Dive below, though, and it's another story because Arika has painstakingly created highly beautiful underwater worlds overrun with different exotic fish of all shapes and sizes in addition to jaw-dropping abysses, caves and ruins, and a wide variety of stunning natural rock formations. The locales are complemented by convincing character animation, fish and scuba-divers included, not to mention moody lighting effects (the rays from the sun bleed through the water and filter down onto characters as they swim below; and when exploring at night, your diver's flashlight illuminates the terrain below with a per-pixel-like beam whose brightness depends upon the range of the object it is spotlighting) and one of the best soundtracks in any Wii game to date. Whether you like the slow ballads that accompany the diving bits or not, there's no denying that they are extremely well produced, crystal clear, and perfectly matched to the serene settings. The first time you come upon a whale, which glides slowly through the darkening waters of the deep sea, or make your way into an undiscovered underwater cave, you might just find yourself hooked by the slow-paced, but rewarding nature of the game.
There are a few frustrations to Endless Ocean's presentation of underwater diving, though. The first and most obvious is that in its attempt to make controls accessible, it has also made them slightly clumsy. You need only the Wii remote to do everything in the game; no nunchuk necessary. There are times, however, when the nunchuk's analog stick would be preferable to pointing at the corners of the screen with the Wii remote to make your diver glide through the waters. After a while, this functionality, while forced, becomes second nature, but the option for analog control would have, at the very least, been a worthy inclusion. Also, while you can drive your boat all over a map, once underwater you are restricted to a specific grid on the map. In other words, if you swim too far, you will eventually be redirected backward (the only way to keep going is to resurface, drive your boat to the next point on the map, and then dive below once more), a flaw that breaks the momentum of the otherwise relaxed and free presentation and nature of the game. Finally, while there are many marvels to behold in the waters, a distinct lack of action-oriented control options means that you can generally look, photograph and swim around said marvels, but there's little to do beyond that. (Thankfully, you can seek out and discover hidden treasures, which can be picked up using A + B-trigger) buried across the ocean floor.)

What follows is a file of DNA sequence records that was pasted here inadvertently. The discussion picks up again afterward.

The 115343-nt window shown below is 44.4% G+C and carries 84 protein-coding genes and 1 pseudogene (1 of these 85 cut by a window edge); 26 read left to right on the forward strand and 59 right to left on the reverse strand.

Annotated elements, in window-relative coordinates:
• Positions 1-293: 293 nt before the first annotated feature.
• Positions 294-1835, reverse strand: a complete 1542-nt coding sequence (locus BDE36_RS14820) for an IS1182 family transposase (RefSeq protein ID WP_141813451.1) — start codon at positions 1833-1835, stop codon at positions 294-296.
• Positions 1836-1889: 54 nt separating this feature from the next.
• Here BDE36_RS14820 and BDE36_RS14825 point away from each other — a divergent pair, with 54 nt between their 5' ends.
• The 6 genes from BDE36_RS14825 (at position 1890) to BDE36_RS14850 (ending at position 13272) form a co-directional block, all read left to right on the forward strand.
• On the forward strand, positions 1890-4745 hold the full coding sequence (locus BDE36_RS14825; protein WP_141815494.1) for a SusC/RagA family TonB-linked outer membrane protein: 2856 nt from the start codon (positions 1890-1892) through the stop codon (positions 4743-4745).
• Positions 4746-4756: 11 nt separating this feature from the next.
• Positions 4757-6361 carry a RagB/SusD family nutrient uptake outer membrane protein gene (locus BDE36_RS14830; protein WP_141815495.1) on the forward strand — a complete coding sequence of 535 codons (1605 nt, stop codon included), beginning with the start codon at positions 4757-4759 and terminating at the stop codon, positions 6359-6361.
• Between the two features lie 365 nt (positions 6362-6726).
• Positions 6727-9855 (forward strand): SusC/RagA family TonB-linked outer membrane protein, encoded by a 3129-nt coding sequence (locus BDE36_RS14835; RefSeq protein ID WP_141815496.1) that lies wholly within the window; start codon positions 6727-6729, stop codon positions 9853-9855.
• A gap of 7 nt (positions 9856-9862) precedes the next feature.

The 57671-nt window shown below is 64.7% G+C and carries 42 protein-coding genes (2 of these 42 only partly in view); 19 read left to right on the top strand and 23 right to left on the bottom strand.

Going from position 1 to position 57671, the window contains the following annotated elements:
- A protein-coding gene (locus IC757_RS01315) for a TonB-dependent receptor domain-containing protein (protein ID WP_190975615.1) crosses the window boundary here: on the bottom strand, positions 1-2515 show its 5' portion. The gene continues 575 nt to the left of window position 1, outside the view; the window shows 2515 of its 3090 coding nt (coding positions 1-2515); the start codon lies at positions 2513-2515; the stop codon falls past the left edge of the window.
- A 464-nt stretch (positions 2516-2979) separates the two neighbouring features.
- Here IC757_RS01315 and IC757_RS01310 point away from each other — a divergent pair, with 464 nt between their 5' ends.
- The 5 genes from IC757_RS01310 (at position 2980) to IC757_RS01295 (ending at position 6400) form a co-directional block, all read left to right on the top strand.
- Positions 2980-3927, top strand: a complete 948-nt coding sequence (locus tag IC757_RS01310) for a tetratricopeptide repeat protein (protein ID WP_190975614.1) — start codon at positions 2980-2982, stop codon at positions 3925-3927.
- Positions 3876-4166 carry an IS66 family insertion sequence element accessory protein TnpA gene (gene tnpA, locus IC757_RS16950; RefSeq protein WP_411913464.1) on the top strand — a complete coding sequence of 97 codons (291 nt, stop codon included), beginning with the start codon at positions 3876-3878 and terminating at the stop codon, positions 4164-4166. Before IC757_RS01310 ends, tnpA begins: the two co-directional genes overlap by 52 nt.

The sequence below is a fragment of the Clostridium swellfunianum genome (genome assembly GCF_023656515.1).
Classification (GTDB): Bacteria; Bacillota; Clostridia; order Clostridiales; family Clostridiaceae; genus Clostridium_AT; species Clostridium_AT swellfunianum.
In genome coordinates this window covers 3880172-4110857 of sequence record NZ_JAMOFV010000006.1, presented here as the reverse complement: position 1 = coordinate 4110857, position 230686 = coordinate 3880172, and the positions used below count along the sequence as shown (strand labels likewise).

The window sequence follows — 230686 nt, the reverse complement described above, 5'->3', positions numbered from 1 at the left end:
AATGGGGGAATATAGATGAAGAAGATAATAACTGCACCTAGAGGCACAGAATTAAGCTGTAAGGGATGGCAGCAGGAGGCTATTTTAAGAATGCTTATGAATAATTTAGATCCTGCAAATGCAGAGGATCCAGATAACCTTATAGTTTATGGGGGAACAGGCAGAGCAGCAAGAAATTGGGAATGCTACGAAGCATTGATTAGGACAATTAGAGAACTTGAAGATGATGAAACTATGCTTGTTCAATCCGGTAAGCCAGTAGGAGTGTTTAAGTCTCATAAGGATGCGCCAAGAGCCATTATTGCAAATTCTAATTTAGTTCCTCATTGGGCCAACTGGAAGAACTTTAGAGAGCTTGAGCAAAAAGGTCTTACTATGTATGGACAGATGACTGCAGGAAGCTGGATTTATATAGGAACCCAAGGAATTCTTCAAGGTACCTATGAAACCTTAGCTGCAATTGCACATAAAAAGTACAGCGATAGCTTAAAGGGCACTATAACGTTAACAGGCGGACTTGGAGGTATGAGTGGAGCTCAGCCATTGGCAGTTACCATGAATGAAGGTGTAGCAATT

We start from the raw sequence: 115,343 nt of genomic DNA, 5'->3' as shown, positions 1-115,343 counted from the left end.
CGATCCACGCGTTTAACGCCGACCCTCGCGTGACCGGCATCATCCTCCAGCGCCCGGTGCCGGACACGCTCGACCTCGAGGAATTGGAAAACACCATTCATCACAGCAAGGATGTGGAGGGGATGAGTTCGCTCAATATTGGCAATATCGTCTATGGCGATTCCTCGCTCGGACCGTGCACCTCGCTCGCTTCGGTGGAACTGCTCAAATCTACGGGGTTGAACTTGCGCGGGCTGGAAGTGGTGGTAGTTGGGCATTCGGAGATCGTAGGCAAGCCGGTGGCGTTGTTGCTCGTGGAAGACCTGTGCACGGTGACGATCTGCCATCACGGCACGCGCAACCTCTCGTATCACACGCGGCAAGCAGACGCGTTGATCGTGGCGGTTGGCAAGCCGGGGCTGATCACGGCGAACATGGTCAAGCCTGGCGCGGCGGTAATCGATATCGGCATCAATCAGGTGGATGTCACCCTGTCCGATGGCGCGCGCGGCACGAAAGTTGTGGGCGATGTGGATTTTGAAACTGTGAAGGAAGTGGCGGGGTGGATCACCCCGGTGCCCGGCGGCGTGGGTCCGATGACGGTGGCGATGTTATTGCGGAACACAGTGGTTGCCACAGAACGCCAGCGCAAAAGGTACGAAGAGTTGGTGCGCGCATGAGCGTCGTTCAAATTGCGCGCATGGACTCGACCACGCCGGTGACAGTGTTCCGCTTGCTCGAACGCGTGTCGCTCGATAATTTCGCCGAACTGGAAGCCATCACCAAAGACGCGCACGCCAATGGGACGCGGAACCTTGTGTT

Somewhat surprisingly, Endless Ocean comes standard with Nintendo Wi-Fi Connection compatibility for two-player online cooperative games. We tested the mode thoroughly for the purposes of our review and found it to be a welcomed addition, even without a Wii headset (which is sorely missed). After you exchange friend codes, you can lower the "Wi-Fi Connection Gate" on your boat (represented as a physical gate), at which point you're free to go diving; when your friend joins your, you will be alerted regardless of what you're doing. It's a simple setup process and the two-player online component itself is lag and bug-free, as far as we can tell. You can even communicate 16 different greetings and commands like "Follow me!" or "Wrong," all executed by first tapping up on the D-Pad and then tapping again in any of the four directions. It works, but if you have a cell phone and a Bluetooth headset already, we highly recommend just using that because Endless Ocean is a slow-paced affair and you absolutely will just want to shoot the breeze with a buddy as you explore.